Marla was my first and only girlfriend. We were introduced in October 1987, when we joined a coed intramural flag-football team in Ann Arbor, Michigan. I wasn’t very good with women, monosyllabic in their presence. We all went to a bar after one game, and I came home with a napkin on which I’d jotted down words to describe Marla: “Hot. Fast. Fun. Sweet. Flint.” Yes, flint as in Flint, Michigan—her hometown—but also flint as in flinty—steely, speedy, mighty, glinting.
A month later, I mustered the nerve to call her house phone (we only had landlines in 1987). We would spend the next 31 years together.
Marla could water-ski barefoot. I was a rabbi’s kid; I rarely even went on boats. She made a habit of taking me places.
If you had asked me on our wedding day, I would have told you with confidence what our love would look like: We’d be a couple who jogged together in Scarsdale, danced in Nantucket together, carved through snow or lakes on skis together, spun the Hanukkah dreidel together with our children, and sang along together to Bruce Springsteen (her prescient favorite was “Tougher Than the Rest”). I would not have said we’d be a couple who fought a fatal illness together. Nor that this private act would be the thing that united us the most.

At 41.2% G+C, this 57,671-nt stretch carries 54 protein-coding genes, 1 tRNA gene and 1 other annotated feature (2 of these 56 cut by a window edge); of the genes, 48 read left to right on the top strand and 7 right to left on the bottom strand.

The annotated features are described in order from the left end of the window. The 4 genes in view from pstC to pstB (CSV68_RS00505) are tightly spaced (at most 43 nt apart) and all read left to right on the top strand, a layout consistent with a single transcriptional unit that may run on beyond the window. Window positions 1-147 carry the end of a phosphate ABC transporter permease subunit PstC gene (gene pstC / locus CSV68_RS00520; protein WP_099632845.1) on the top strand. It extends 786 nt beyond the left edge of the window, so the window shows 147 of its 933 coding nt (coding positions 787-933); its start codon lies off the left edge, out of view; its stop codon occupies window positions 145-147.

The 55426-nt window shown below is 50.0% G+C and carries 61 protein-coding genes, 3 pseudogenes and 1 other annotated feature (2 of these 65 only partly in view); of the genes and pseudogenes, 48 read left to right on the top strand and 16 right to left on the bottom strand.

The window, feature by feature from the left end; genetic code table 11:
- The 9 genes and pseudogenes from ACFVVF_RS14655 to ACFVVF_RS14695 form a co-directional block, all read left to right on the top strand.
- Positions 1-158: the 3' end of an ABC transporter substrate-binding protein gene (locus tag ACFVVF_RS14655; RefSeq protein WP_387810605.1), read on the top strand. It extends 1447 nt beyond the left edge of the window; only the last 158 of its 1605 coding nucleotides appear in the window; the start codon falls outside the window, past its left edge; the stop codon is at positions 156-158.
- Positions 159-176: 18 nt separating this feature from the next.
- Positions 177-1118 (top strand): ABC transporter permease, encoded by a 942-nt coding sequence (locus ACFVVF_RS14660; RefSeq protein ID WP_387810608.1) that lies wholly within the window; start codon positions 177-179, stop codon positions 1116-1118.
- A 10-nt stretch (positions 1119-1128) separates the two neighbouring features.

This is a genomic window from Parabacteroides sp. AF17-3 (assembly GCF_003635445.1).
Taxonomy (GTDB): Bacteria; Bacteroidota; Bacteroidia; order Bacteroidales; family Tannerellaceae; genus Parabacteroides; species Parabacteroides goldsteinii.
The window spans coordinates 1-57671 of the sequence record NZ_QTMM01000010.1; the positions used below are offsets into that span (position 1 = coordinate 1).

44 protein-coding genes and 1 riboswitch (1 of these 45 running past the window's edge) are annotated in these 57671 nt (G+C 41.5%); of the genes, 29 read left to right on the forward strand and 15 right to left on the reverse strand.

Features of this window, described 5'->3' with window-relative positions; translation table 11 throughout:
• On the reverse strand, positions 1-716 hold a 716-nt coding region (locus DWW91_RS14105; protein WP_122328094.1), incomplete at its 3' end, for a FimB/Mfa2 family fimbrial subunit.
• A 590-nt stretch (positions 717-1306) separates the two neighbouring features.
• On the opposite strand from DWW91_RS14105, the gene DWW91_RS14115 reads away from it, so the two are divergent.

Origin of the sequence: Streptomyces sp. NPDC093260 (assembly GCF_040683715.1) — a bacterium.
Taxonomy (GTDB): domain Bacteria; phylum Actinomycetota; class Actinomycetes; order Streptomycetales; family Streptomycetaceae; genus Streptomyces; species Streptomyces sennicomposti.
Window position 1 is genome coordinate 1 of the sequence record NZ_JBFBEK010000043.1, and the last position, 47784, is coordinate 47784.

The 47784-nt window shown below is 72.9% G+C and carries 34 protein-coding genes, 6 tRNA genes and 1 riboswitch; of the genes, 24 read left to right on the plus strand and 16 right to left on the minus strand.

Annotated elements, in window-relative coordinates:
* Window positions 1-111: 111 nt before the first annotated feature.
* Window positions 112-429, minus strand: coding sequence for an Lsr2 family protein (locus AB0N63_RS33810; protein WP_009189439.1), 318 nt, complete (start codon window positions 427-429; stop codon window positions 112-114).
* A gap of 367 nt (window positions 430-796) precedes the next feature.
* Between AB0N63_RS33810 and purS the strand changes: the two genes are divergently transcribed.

In 2009, Marla’s radiologist called to tell her that she had early-stage breast cancer. She was also BRCA-positive, meaning that she carried the inherited gene for the disease—a troublesome marker. After a double mastectomy and ovary removal, she needed eight rounds of chemotherapy to clear the cancer found in her lymph nodes.